Winning Tampa Connected Vehicles Pilot Moves Forward

Tampa's most heavily congested roads are about to test a connected vehicles system to see if they live up to their promise.

Tampa Hillsborough Expressway Authority is ready to deploy and test connected vehicles to reduce traffic congestion, improve safety and keep transit moving.

TAMPA, FLA. — The Tampa Hillsborough Expressway Authority (THEA) connected vehicles program is now designing and deploying technology that will test its ability to reduce traffic congestion, keep public transit moving, prevent vehicle accidents and improve pedestrian safety.

Tampa was one of three cites that won contracts with the Federal Highway Administration in 2015 for connected vehicles pilot deployments. With $17 million in federal funds, and nearly $4 million in local matching funds, THEA will install and test 40 roadside sensors on the Lee Roy Selmon Expressway Reversible Express Lanes, Meridian Avenue, Channelside Drive and other downtown roadways with considerable rush-hour traffic. Along with Siemens and other partners, the authority will also install on-board sensors to 10 city buses, 10 streetcar trolley cars and 1,500 privately owned vehicles over the next year.

According to the Tampa Bay Business Journal, the sensor-based system will alert drivers about upcoming red lights, dangerous curves or if they are driving the wrong direction on a one-way road. The system will also give connected public transit vehicles priority over other vehicles at traffic signals to cut down on public transit delays, according to a Route Fifty.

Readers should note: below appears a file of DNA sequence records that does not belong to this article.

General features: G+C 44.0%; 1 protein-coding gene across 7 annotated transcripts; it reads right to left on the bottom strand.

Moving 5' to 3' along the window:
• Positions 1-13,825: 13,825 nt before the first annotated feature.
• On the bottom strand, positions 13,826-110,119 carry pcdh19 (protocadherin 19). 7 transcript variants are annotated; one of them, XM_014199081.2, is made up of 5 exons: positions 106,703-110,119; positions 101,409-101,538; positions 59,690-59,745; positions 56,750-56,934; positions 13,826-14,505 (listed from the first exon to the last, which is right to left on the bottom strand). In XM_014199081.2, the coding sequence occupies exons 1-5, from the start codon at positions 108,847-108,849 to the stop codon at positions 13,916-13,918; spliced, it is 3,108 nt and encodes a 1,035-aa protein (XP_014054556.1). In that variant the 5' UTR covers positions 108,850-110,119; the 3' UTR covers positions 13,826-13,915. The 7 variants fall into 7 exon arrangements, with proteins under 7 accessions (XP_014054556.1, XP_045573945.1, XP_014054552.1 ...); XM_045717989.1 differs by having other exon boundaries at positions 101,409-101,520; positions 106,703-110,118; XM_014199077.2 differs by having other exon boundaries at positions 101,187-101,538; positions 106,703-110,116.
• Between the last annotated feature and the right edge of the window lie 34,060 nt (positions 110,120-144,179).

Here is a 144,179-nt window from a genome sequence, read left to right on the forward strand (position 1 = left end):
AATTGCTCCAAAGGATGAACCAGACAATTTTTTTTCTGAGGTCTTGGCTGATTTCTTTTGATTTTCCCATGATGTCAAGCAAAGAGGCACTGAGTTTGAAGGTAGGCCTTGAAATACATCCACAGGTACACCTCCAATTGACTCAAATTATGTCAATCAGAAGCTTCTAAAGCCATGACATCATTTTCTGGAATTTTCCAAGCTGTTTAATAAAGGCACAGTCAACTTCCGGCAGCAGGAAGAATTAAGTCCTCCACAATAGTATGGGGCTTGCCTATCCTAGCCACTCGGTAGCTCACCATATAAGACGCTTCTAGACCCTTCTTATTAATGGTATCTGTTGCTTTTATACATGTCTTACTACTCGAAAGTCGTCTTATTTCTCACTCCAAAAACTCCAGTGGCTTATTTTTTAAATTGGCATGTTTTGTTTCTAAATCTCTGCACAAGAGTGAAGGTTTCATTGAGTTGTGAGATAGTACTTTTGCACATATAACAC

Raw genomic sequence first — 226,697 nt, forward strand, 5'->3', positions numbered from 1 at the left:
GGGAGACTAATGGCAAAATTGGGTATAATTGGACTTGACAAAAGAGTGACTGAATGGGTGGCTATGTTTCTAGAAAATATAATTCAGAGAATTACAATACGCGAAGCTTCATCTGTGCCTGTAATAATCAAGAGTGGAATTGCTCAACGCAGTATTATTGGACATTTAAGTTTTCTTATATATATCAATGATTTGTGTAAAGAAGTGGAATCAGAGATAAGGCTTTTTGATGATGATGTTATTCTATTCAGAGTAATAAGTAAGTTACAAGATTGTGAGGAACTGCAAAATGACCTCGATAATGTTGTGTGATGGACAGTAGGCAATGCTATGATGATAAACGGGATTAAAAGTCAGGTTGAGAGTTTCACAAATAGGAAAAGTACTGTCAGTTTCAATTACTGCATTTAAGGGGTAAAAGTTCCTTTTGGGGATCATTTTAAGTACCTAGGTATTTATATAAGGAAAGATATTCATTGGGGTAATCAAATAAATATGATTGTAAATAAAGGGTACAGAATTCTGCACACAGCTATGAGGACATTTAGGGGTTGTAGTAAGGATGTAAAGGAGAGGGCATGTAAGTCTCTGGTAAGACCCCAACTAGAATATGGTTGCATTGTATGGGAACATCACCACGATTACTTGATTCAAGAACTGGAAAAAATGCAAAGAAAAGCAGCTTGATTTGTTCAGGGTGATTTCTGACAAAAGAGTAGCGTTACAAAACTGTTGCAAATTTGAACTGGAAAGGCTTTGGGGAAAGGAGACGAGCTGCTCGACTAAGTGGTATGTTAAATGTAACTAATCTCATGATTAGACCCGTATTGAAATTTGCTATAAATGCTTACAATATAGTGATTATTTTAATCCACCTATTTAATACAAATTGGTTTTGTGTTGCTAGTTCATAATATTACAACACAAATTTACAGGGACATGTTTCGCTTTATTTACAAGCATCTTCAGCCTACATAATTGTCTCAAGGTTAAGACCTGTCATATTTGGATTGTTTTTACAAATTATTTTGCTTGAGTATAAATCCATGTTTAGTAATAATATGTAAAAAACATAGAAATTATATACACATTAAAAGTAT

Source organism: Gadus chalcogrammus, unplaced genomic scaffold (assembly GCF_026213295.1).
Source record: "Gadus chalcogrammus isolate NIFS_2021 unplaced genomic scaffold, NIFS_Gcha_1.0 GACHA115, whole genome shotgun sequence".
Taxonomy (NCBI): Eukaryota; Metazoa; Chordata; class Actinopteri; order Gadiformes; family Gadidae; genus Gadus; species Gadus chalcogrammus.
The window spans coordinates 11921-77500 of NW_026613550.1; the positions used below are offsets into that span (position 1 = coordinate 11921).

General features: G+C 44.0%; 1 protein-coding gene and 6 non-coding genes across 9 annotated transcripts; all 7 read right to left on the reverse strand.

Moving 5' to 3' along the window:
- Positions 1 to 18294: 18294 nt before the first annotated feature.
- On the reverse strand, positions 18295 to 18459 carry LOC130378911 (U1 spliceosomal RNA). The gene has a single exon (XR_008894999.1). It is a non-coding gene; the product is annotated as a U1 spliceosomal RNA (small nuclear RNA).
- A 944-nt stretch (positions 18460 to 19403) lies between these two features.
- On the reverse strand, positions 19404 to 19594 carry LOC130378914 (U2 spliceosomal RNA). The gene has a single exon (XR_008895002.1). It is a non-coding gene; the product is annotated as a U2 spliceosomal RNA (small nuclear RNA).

Connected vehicles systems can communicate with new and older automobiles through satellite radios or smartphone applications. The Siemens sensors can also warn public bus operators when a pedestrian steps into their path on the road.

“In our opinion, Siemens presence on our team and the commitment they showed to the Tampa project while helping to prepare the proposal was instrumental to THEA being selected,” said Joe Waggoner, executive director of THEA.

After nearly a year of planning, this is the time to see if the connected vehicles’ rubber hits the proverbial road.

That’s a bigger part of these pilot deployments than people think about, the ability to measure the effects that these types of treatments have on the road network,” said Robert Frey, THEA planning director. “Everything we’re using is already basically on the market. The pilot deployment is to see what it does.”

Read more about THEA’s connected vehicles pilot planning on the Route Fifty website.

 

About the author

Andrea Fox

Andrea Fox

Andrea Fox is Editor of EfficientGov.com and Senior Editor at Praetorian Digital. She is based in Massachusetts.